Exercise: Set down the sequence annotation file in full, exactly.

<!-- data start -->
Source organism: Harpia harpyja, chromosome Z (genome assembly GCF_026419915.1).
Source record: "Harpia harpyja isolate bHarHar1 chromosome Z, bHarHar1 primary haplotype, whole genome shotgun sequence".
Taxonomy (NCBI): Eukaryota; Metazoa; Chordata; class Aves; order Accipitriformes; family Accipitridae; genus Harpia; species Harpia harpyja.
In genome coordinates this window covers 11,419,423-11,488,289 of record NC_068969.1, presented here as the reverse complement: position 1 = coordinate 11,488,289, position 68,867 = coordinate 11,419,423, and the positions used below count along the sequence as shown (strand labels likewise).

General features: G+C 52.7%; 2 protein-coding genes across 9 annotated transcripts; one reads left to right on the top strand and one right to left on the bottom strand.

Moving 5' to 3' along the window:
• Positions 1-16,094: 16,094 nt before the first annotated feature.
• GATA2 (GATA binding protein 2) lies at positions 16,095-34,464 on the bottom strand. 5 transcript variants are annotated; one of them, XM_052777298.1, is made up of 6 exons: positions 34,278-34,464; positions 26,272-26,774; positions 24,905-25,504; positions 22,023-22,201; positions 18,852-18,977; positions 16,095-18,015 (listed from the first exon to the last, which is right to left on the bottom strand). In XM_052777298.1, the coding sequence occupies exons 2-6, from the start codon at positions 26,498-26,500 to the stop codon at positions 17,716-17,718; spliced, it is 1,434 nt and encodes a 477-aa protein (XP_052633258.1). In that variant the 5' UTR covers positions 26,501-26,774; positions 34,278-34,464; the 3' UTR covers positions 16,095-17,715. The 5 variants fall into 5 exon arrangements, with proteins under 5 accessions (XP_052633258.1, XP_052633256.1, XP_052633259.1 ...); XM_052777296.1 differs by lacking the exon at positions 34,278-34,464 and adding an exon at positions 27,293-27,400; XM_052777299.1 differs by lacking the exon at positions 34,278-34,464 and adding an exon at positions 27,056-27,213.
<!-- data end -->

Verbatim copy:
Source organism: Harpia harpyja, chromosome Z (genome assembly GCF_026419915.1).
Source record: "Harpia harpyja isolate bHarHar1 chromosome Z, bHarHar1 primary haplotype, whole genome shotgun sequence".
Taxonomy (NCBI): Eukaryota; Metazoa; Chordata; class Aves; order Accipitriformes; family Accipitridae; genus Harpia; species Harpia harpyja.
In genome coordinates this window covers 11,419,423-11,488,289 of record NC_068969.1, presented here as the reverse complement: position 1 = coordinate 11,488,289, position 68,867 = coordinate 11,419,423, and the positions used below count along the sequence as shown (strand labels likewise).

General features: G+C 52.7%; 2 protein-coding genes across 9 annotated transcripts; one reads left to right on the top strand and one right to left on the bottom strand.

Moving 5' to 3' along the window:
• Positions 1-16,094: 16,094 nt before the first annotated feature.
• GATA2 (GATA binding protein 2) lies at positions 16,095-34,464 on the bottom strand. 5 transcript variants are annotated; one of them, XM_052777298.1, is made up of 6 exons: positions 34,278-34,464; positions 26,272-26,774; positions 24,905-25,504; positions 22,023-22,201; positions 18,852-18,977; positions 16,095-18,015 (listed from the first exon to the last, which is right to left on the bottom strand). In XM_052777298.1, the coding sequence occupies exons 2-6, from the start codon at positions 26,498-26,500 to the stop codon at positions 17,716-17,718; spliced, it is 1,434 nt and encodes a 477-aa protein (XP_052633258.1). In that variant the 5' UTR covers positions 26,501-26,774; positions 34,278-34,464; the 3' UTR covers positions 16,095-17,715. The 5 variants fall into 5 exon arrangements, with proteins under 5 accessions (XP_052633258.1, XP_052633256.1, XP_052633259.1 ...); XM_052777296.1 differs by lacking the exon at positions 34,278-34,464 and adding an exon at positions 27,293-27,400; XM_052777299.1 differs by lacking the exon at positions 34,278-34,464 and adding an exon at positions 27,056-27,213.